Back in 1927, when de Sitter first published the Big Bang-theory, it was regarded as a blasphemy to doubt that the Creation of the worl d had taken six days and that this event took place, according to biblical sources, only a few thousand years ago. When geological dating experiments indicated that many substances found on earth were formed many thousands, if not millions of years ago, some people started to doubt the Creation by Divine Intention. The Big Bang-theory was accepted as something of a compromise, as it maintained the concept of a beginning of the universe and merely argues that the start occurred earlier.

It was first speculated that the Big Bang took place some 10 billion years ago, when the whole universe was born out of a single point. However, as recently as January 1991, satellite studies found large groups of galaxies, each with billions of stars, including one structure extending about 500 million light years across. Since they were found to be 10 billion light years away, something had to be wrong. If it took 10 billion years for their light to reach us, these structures could not have travelled for 10 billion years beforehand to get at their present position.

One possibility is that the Big Bang in fact happened much earlier. And quite possibly, structures will be discovered in future that are even more remote and every time the start date of the Big Bang will have to be set back to accommodate them in a Universe that started in a singularity.

If, according to quantum mechanics, it is impossible to pinpoint the exaet origin of the Universe in the first place (due to the inescapable random elements sneaking into our measurements), than it were better to nominate a specific area as the Universe's birthplace. But why hang on to the Big Bang-theory with so much fervour in the first place? Perhaps the Universe was always there, never had a single starting point and will never have an end destination, perhaps there were a number of Big Bangs at different places in the Universe or perhaps different Universes co-exist simultaneously and mingle with each other. And why select any of these options as the only truth?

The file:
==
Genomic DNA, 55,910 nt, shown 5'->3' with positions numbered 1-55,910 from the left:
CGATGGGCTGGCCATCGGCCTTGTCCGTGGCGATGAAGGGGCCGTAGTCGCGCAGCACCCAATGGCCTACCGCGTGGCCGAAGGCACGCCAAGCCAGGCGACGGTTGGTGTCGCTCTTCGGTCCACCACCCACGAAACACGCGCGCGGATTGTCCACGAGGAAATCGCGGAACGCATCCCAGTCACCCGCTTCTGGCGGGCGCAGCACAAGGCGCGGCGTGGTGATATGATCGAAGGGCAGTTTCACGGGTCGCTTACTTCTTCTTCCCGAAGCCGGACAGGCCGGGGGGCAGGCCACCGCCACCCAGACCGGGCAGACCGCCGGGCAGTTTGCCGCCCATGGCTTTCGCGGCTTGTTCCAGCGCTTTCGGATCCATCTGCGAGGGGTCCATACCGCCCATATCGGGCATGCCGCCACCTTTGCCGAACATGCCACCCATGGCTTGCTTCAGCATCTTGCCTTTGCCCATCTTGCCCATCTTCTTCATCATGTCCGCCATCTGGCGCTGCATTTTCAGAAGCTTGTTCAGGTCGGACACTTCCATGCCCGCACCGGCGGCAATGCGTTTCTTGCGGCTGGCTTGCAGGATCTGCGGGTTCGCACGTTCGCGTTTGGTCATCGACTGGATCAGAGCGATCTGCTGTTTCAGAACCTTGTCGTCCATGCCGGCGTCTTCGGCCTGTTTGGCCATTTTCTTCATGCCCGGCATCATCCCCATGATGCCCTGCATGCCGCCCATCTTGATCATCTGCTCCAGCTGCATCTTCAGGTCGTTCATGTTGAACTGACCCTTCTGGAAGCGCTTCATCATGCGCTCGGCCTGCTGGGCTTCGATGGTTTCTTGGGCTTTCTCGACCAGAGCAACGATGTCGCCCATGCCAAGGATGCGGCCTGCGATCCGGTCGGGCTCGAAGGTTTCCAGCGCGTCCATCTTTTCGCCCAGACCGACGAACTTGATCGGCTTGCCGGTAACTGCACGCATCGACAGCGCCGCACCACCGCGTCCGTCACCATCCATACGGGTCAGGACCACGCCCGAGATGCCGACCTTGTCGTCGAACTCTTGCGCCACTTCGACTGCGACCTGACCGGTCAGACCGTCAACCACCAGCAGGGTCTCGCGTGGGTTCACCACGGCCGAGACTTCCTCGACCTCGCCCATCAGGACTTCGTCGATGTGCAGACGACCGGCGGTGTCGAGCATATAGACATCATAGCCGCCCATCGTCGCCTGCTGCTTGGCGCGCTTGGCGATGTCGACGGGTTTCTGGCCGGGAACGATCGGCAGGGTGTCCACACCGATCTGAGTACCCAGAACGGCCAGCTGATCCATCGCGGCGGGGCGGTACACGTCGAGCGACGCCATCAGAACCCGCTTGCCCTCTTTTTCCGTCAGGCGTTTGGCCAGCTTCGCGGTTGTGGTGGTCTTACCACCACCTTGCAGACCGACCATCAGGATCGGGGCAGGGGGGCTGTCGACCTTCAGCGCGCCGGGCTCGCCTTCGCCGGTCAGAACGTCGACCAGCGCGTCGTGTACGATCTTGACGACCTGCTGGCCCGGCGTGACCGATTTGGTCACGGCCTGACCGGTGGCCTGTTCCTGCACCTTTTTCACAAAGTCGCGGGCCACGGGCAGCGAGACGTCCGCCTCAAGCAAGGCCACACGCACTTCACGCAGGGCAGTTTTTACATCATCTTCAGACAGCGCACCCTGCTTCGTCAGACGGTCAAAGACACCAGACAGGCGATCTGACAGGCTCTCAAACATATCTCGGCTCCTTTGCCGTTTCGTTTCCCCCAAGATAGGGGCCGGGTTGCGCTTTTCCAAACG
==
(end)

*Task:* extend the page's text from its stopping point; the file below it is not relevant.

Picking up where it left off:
The issue is not to prove that the Big Bang-theory is wrong and to choose a better explanation for exceptional conditions. The issue is not to come up with ope alternative to the Big Bang-theory, to take the crown currently held by this Big Bang-theory. No, the point is that any view that believes that there is only one single truth, one beginning and one end to a world governed by a single and simplistic Law, is highly suspect. Without support of evidence in nature or in logic, scientists continue to choose for singularity as the best model to work with. But such a view is too similar to the view of a dictator, who tries to control society with methods of force and terror.

Instead of enforcing singularity, instead of chasing the illusive single truth, why not accept a world in which there are multiple views?

[the above text is copied from the article: Science: the failed Search for the Universal Truth, in the same way as it first appeared in Optionality, August 1991]